What are the ACP guidelines for the evaluation of suspected acute pulmonary embolism (PE)?

Updated: Sep 18, 2020
  • Author: Daniel R Ouellette, MD, FCCP; Chief Editor: Zab Mosenifar, MD, FACP, FCCP  more...
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In 2015, the ACP released guidelines for the evaluation of patients with suspected acute PE, which included the following recommendations [111] :

  • Plasma D-dimer tests are more appropriate for those at intermediate risk for a PE, and no testing may be necessary for some patients at low risk.
  • Use either the Wells or Geneva rules to choose tests based on a patient's risk for PE.
  • If the patient is at low risk, clinicians should use the eight Pulmonary Embolism Rule-Out Criteria (PERC); if a patient meets all eight criteria, the risks of testing are greater than the risk for embolism, and no testing is needed.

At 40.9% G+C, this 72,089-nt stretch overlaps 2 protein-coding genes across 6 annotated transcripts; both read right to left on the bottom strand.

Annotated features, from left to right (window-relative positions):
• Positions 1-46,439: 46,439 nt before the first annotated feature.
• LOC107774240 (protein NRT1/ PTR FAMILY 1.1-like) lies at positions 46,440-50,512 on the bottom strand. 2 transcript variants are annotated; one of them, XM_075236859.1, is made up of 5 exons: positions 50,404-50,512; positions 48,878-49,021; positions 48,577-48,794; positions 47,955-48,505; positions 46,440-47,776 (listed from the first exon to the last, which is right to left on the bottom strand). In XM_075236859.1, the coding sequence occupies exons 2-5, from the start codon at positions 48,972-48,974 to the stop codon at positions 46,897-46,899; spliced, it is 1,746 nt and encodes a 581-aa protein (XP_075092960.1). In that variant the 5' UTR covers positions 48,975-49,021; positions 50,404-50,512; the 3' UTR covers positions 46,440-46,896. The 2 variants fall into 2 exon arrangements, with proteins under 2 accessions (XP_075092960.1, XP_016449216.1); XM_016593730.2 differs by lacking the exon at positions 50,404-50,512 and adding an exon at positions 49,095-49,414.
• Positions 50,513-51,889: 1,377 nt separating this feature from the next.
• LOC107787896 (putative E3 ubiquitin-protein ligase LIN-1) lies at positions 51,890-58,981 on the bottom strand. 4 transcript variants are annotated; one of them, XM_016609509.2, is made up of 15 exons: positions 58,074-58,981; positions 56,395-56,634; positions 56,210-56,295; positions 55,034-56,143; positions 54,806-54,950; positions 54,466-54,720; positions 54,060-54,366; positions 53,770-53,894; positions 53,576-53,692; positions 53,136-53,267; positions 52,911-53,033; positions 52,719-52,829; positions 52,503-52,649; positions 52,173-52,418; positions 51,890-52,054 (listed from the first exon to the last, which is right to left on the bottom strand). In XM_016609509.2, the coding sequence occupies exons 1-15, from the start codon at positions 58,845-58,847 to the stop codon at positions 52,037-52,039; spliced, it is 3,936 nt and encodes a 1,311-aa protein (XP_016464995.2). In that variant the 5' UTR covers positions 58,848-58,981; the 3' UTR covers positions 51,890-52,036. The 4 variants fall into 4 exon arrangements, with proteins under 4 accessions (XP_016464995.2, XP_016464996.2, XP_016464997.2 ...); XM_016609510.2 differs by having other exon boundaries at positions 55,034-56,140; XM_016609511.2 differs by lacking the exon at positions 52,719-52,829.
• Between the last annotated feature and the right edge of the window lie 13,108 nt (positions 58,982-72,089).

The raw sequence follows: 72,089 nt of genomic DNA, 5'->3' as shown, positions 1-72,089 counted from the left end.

• For patients at intermediate risk, or for those at low risk who do not meet all of the rule-out criteria, use a high-sensitivity plasma D-dimer test as the initial test.
  • In patients older than 50 years, use an age-adjusted threshold (age × 10 ng/mL, rather than a blanket 500 ng/mL), because normal D-dimer levels increase with age.
  • Patients with a D-dimer level below the age-adjusted cutoff should not receive any imaging studies.
  • Patients with elevated D-dimer levels should then receive imaging.
  • Patients at high risk should skip the D-dimer test and proceed to CT pulmonary angiography, because a negative D-dimer test does not eliminate the need for imaging in these patients.
  • Clinicians should only obtain ventilation-perfusion scans in patients with a contraindication to CT pulmonary angiography or if CT pulmonary angiography is unavailable.
  • Clinicians should use validated clinical prediction rules to estimate pretest probability in patients in whom acute PE is being considered.

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